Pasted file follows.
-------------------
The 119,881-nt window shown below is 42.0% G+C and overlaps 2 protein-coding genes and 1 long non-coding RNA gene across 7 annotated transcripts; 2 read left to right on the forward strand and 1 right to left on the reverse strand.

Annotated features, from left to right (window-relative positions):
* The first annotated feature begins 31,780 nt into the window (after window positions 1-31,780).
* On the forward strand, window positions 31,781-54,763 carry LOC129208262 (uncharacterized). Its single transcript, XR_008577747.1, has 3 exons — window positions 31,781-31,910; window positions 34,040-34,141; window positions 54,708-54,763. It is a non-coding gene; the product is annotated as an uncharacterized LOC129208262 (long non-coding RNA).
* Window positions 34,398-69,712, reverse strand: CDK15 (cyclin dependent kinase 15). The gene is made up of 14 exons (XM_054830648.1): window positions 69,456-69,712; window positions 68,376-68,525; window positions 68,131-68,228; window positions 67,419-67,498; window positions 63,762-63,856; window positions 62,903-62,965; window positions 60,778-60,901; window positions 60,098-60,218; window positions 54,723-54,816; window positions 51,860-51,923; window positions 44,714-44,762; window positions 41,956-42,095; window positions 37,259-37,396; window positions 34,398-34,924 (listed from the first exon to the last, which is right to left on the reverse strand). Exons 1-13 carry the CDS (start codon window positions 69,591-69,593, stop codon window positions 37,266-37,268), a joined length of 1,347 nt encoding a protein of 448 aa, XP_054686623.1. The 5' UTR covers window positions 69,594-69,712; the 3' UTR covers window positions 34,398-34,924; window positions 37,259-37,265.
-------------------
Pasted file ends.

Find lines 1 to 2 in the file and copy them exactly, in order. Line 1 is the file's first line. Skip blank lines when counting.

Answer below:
The 119,881-nt window shown below is 42.0% G+C and overlaps 2 protein-coding genes and 1 long non-coding RNA gene across 7 annotated transcripts; 2 read left to right on the forward strand and 1 right to left on the reverse strand.

Annotated features, from left to right (window-relative positions):